8, 2001, Gazette)
of Memorial past...
New communication avenue for Labrador
As part of a continuing communications project on the
Labrador coast, the Extension Service is now involved in taping
informational and public affairs programs to be screened in communities
on the coast. Four communities and their satellite areas have
been chosen for the project: Marys Harbour, Port Hope Simpson,
Cartwright and Charlottetown. Committees will be set up in each
community, and under the co-ordination of Paul MacLeod, film
utilization officer, 10 hours a week of programs will be screened
at public gatherings beginning late this month.
In other news, the Physics Departments new Geomagnetic
Research Laboratory is officially opened this month by Sir Edward
Buller, professor of geophysics at the University of Cambridge.
The 3,600 sq. ft. all-electric building is located on a magnetically
flat site at White Hills, just north of the Dr. Charles A. Janeway
Child Health Centre. It contains six large laboratories, a student
workshop, ancillary facilities and equipment valued at over $80,000
for experimental work in geomagnetism.
studies seminar at MUN
The Canadian Association for Irish Studies, a national
body devoted to the promotion in Canada of Irish literature and
its related areas of study, holds its ninth annual seminar at
Memorial this month. The theme is Literature and Folk Culture:
Ireland and Newfoundland.
Memorial names president-elect
Dr. Leslie Harris, vice-president (academic) is named
Memorial Universitys president and vice-chancellor-elect
this month. The appointment will take effect Sept. 1, 1981, upon
the retirement of Dr. M. O. Morgan. Dr. Harris is the first graduate
of the university to become its president and vice-chancellor.
He graduated from Memorial with a BA(Ed.) in 1956 and a masters
in Newfoundland history in 1959. He received his PhD in history
from the University of London in 1960, having specialized in
South Asian history. After a number of years of teaching, he
returned to Newfoundland in 1963 to join Memorials faculty
in the Department of History.
$26 million for Memorial
The federal and provincial governments announce this month that
Memorial will receive $25 million for the construction of a new
building to house the Centre for Earth Resources Research, as
well as $1 million for a computer-aided design facility for the
engineering faculty. The projects are among the first to be approved
under the Canada-Newfoundland Offshore development fund, which
was provided for in the Atlantic Accord of Feb. 11, 1985.
In other news, a major conference at Queens College this
month attracts a large cross-section of people concerned with
the potential impact of worker migration to communities that
are the sites of major development projects. The conference,
In Search of Work: A Working Conference on Speculative Migration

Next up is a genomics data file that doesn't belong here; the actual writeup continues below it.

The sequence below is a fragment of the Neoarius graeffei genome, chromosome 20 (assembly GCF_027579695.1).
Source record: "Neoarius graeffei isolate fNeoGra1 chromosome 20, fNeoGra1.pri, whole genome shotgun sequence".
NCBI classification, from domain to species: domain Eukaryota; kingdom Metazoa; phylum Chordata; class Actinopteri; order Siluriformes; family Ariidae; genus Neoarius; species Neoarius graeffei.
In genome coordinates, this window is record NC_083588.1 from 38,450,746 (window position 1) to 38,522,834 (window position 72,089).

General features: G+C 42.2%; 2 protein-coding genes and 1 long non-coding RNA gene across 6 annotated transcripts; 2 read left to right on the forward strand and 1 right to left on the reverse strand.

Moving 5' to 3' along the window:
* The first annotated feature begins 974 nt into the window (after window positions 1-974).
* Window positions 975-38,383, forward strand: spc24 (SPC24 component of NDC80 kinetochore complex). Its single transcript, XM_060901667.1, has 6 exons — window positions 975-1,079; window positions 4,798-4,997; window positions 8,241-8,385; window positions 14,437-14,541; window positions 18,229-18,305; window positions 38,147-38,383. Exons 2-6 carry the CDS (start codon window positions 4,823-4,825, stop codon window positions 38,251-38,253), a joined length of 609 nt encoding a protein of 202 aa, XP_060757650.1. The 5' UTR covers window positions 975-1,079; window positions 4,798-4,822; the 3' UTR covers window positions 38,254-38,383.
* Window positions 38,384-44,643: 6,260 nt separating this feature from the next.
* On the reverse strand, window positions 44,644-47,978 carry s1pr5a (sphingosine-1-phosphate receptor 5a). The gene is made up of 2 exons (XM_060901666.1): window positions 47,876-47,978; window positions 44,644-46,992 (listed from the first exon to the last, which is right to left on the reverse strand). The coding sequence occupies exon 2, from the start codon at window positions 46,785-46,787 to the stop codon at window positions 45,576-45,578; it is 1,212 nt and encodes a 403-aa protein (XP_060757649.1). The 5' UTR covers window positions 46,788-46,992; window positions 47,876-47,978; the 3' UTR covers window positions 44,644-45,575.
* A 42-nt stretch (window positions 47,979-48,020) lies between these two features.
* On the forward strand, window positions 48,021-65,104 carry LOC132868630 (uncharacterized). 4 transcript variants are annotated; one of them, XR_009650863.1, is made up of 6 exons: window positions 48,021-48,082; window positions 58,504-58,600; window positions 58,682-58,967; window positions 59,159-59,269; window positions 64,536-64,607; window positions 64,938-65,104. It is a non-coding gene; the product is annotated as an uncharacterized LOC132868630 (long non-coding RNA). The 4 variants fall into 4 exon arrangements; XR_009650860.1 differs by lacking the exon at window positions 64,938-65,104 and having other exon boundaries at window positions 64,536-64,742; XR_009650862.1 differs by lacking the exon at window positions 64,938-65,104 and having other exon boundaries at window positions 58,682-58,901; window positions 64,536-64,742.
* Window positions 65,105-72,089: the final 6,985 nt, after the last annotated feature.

and Community Impacts, draws over 100 participants, including
individuals from communities, governments, industry and social
agencies. In Search of Work is the second major conference on
the theme of offshore development organized this year by the
Institute of Social and Economic Research at Memorial.
Dr. Arthur May installed at special convocation
More than 400 people attend the special convocation ceremony
held early this month in which Dr. Arthur May is officially installed
as Memorials president and vice-chancellor. As well, Dr.
Albert Cox, Memorials vice-president (academic), was installed
as the universitys pro vice-chancellor. Honorary degrees
were presented to three Memorial alumni Dr. James Downey,
former president of the University of New Brunswick; Dr. George
Ivany, president of the University of Saskatchewan; and Dr. David
Strong, president of the University of Victoria.
In other news, representatives of unions and student groups at
the university meet this month with members of the administration
to discuss the universitys projected financial problems.
The meeting was held to advise employees and students about plans
being developed to cope with anticipated funding cutbacks and
also to invite suggestions on how the university can best cope
with financial restraints.
A strike by members of the Memorial University of Newfoundland
Faculty Association (MUNFA) was narrowly averted early this month
when MUNFA and the university administration came to a tentative
agreement less than 24 hours before the unions strike deadline.
In research news, researchers in the Department of Biochemistry
report findings from a study that show that although breast milk
is the best food for infants, feeding your baby evaporated milk
is not harmful. The study, funded by Health Canada, tracked three
groups of babies from birth to 18 months of age and found the
evaporated milk-fed babies were all in the normal range for nutrients.